ADDRESS OF POPE JOHN PAUL II
Thursday, 3 October 1985
Ladies and Gentlemen,
It is a pleasure to greet the participants in the Twenty-first Administrative Symposium of the European Broadcasting Union. You have come to Rome during these days to study the economic and organizational problems associated with broadcasting. At the same time, you have wished to include in your activities this meeting with the Pope, the universal Pastor of the Catholic Church. I am honoured by your presence and I welcome you most cordially to the Vatican.
1. As we meet today, I am reminded of the tremendous potential for good which radio and television possess, and which is constantly increasing. At the same time, I am aware that the opposite possibility is also there, the ever greater capacity for evil, because of the temptation to use these sophisticated means of social communications in ways that distort the truth, or which offend the dignity and freedom of the human person.
Thus a truly heavy responsibility rests on your shoulders. You hold a privileged position in our technological society. Your decisions and activities can greatly shape the education and the cultural development of vast numbers of people. You can significantly influence the thinking and the modes of work and leisure of present and future generations.
2. The transmission of information, and even programmes aimed primarily at leisure and light entertainment, always have an impact on the moral and spiritual values of the human person. That is why I stated earlier this year in a message for the Nineteenth World Communications Day: “Information cannot remain indifferent to values which touch human existence down to the roots, such as the primacy of life from the moment of its conception, the moral and spiritual dimension, peace and justice. Information cannot be neutral in the face of problems and situations which on the national and international levels damage the connective fabric of society, such as war, the violation of human rights, poverty, violence and drugs” (IOANNIS PAULI PP. II Nuntius scripto datus ob diem ad rectum usum fovendum instrumentorum Communicationis Socialis statutum, 2, 26 apr. 1985: Insegnamenti di Giovanni Paolo II, VIII, 1 (1985) 1118).
Your request for this audience today is a sign of your recognition of the impact of television and radio on the minds and hearts of viewers and listeners. I urge you to seek always to place the electronic media at the service of humanity and the good of all. Be attentive to the deeply rooted cultural and religious values of your audiences, for these have a primary influence on the social and interpersonal character of human existence. They determine, to a great extent, the unity and harmony of society. If your efforts serve to strengthen these values, you will be offering an invaluable service to humanity.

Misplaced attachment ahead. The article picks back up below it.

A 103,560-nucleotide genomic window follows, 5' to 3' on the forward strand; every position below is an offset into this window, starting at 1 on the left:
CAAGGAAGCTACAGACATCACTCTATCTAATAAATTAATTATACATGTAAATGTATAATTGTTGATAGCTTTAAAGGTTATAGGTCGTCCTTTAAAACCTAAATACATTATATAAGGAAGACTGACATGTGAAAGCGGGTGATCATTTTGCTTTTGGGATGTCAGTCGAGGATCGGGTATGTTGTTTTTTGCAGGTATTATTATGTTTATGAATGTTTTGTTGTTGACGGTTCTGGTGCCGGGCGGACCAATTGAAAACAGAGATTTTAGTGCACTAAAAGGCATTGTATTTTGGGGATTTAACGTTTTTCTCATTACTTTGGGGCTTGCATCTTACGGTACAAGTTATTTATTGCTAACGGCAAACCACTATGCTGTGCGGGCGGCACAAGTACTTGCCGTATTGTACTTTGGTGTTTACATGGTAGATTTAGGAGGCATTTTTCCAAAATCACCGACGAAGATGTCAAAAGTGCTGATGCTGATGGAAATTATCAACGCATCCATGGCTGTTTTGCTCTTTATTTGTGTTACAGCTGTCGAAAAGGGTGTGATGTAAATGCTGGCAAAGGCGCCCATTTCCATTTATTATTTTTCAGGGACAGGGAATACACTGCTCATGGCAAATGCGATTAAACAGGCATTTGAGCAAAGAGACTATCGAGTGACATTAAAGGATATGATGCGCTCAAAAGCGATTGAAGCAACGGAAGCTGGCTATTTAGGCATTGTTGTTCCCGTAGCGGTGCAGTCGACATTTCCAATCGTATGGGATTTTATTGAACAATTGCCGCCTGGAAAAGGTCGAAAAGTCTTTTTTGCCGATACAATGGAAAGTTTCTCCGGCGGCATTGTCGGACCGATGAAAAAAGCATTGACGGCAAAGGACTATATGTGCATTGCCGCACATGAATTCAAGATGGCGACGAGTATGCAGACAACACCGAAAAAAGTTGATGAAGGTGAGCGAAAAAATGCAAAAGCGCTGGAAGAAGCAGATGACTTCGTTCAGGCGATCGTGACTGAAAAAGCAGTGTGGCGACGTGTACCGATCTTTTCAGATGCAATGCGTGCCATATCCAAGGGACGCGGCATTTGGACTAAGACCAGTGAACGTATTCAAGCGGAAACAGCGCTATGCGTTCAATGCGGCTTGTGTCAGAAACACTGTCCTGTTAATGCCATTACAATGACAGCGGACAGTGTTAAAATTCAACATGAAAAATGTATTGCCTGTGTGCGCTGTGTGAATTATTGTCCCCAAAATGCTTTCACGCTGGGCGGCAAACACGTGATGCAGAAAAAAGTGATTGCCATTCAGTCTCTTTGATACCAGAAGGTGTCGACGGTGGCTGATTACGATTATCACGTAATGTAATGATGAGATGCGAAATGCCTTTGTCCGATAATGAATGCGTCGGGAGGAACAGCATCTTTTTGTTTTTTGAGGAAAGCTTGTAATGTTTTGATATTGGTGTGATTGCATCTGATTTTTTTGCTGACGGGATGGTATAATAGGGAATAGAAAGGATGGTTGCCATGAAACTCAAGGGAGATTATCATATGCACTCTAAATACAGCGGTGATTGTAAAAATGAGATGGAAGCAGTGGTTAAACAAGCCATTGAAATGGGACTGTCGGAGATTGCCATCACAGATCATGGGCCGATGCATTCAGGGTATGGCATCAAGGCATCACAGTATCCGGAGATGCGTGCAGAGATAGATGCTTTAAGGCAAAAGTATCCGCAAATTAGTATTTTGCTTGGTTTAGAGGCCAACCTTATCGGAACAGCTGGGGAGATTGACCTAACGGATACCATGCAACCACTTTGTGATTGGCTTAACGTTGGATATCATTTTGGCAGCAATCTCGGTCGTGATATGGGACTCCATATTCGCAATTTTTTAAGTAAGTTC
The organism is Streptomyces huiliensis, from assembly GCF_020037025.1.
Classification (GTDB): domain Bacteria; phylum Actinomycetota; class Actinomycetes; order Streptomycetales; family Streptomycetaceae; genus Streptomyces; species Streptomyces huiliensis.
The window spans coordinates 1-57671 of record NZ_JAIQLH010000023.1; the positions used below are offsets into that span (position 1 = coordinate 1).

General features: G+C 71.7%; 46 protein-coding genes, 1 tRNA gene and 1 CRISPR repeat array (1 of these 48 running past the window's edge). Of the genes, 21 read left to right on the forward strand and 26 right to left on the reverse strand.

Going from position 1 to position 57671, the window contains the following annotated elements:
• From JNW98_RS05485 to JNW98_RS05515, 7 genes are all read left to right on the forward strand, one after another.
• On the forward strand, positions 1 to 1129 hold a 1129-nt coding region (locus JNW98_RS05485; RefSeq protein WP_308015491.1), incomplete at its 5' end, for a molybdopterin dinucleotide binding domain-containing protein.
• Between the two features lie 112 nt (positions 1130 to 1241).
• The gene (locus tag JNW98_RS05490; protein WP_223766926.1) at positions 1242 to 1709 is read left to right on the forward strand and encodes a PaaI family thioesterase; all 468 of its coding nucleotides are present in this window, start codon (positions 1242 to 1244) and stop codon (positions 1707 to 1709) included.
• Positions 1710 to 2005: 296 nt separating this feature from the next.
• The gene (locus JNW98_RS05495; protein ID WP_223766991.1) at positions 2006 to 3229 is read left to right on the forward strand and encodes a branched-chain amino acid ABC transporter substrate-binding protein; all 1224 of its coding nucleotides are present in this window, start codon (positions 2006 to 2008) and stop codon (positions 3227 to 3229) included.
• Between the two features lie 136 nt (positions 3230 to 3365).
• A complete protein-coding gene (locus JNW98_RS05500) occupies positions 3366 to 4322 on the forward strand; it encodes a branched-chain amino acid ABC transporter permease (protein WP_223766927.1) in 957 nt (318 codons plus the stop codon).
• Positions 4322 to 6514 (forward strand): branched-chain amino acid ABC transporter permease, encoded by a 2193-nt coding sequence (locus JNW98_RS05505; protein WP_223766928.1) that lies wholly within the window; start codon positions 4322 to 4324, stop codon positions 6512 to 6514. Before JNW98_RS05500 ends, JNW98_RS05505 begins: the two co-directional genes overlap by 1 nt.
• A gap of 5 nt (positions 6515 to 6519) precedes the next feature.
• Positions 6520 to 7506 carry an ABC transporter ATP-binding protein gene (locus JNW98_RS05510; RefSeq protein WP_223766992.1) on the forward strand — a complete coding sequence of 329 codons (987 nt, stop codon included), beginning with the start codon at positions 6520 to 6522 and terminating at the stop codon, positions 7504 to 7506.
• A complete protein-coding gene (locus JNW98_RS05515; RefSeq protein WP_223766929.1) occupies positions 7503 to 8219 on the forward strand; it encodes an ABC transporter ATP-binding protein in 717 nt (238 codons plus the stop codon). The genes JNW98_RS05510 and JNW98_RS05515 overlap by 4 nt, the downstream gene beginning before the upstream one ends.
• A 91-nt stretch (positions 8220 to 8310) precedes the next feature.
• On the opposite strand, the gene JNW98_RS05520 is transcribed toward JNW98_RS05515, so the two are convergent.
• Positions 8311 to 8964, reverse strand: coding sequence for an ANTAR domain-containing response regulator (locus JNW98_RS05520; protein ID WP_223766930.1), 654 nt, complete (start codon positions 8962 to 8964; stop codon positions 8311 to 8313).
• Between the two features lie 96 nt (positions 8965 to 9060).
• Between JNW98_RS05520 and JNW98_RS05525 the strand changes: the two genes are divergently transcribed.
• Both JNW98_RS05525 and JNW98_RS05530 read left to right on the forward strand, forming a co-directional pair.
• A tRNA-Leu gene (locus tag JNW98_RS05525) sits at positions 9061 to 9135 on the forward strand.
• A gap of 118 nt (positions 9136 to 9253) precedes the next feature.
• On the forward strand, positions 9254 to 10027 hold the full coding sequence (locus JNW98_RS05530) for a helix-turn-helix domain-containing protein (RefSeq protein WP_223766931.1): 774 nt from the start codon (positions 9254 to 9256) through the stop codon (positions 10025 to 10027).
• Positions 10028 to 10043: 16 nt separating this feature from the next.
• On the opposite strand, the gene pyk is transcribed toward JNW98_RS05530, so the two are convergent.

3. We who belong to the Catholic Church seek in every age to proclaim the Good News of our Lord Jesus Christ. And we seek ever more effective means of carrying out this mission in the world. You can easily understand, then, why we have such great interest in the latest developments in radio and television. We have much to learn from people like yourselves. It is our conviction that the mass media can and must be employed in the Church’s pastoral work That is why Vatican Radio was established over fifty years ago with the help of Guglielmo Marconi, and it has constantly expanded and improved its services over the years. Many local Churches around the world also have taken advantage of the resources of radio and television in order to proclaim the Gospel of Salvation and to serve God’s people in truth and freedom. In obedience to her mission from Christ, the Church welcomes the opportunity to come to know professionals in radio and television and to collaborate with them for the good of all.
I wish to take this occasion therefore to assure you of my genuine interest in your work and in your efforts to promote communication. As you know very well, communication is more than the process of passing on information or stirring up emotions. At its deepest level, it is a personal act of love, a generous giving of self, both mind and heart. May God give you the grace to be good communicators whose work fosters unity and peace. And may he grant abundant blessings to you and your families.
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